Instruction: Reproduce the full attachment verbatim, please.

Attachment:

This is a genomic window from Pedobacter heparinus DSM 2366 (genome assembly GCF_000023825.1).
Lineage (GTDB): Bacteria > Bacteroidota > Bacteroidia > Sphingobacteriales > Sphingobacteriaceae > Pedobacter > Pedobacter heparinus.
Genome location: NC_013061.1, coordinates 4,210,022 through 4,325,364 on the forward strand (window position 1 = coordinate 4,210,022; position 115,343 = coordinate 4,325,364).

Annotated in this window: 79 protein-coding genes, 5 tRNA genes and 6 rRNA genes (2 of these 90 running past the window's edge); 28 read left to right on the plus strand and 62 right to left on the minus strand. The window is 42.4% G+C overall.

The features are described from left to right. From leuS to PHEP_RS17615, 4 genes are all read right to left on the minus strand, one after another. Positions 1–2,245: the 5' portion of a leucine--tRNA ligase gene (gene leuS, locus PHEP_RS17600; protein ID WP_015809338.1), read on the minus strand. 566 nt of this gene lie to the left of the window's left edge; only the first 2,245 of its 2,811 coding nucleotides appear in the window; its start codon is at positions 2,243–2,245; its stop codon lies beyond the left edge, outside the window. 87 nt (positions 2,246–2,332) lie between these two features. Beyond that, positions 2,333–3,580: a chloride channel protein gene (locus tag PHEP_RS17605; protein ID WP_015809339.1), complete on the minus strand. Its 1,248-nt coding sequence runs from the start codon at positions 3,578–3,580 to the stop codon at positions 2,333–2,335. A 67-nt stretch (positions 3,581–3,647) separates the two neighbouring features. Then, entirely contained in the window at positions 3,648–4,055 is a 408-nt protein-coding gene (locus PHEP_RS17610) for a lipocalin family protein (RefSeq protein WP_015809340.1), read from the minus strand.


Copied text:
This is a genomic window from Pedobacter heparinus DSM 2366 (genome assembly GCF_000023825.1).
Lineage (GTDB): Bacteria > Bacteroidota > Bacteroidia > Sphingobacteriales > Sphingobacteriaceae > Pedobacter > Pedobacter heparinus.
Genome location: NC_013061.1, coordinates 4,210,022 through 4,325,364 on the forward strand (window position 1 = coordinate 4,210,022; position 115,343 = coordinate 4,325,364).

Annotated in this window: 79 protein-coding genes, 5 tRNA genes and 6 rRNA genes (2 of these 90 running past the window's edge); 28 read left to right on the plus strand and 62 right to left on the minus strand. The window is 42.4% G+C overall.

The features are described from left to right. From leuS to PHEP_RS17615, 4 genes are all read right to left on the minus strand, one after another. Positions 1–2,245: the 5' portion of a leucine--tRNA ligase gene (gene leuS, locus PHEP_RS17600; protein ID WP_015809338.1), read on the minus strand. 566 nt of this gene lie to the left of the window's left edge; only the first 2,245 of its 2,811 coding nucleotides appear in the window; its start codon is at positions 2,243–2,245; its stop codon lies beyond the left edge, outside the window. 87 nt (positions 2,246–2,332) lie between these two features. Beyond that, positions 2,333–3,580: a chloride channel protein gene (locus tag PHEP_RS17605; protein ID WP_015809339.1), complete on the minus strand. Its 1,248-nt coding sequence runs from the start codon at positions 3,578–3,580 to the stop codon at positions 2,333–2,335. A 67-nt stretch (positions 3,581–3,647) separates the two neighbouring features. Then, entirely contained in the window at positions 3,648–4,055 is a 408-nt protein-coding gene (locus PHEP_RS17610) for a lipocalin family protein (RefSeq protein WP_015809340.1), read from the minus strand.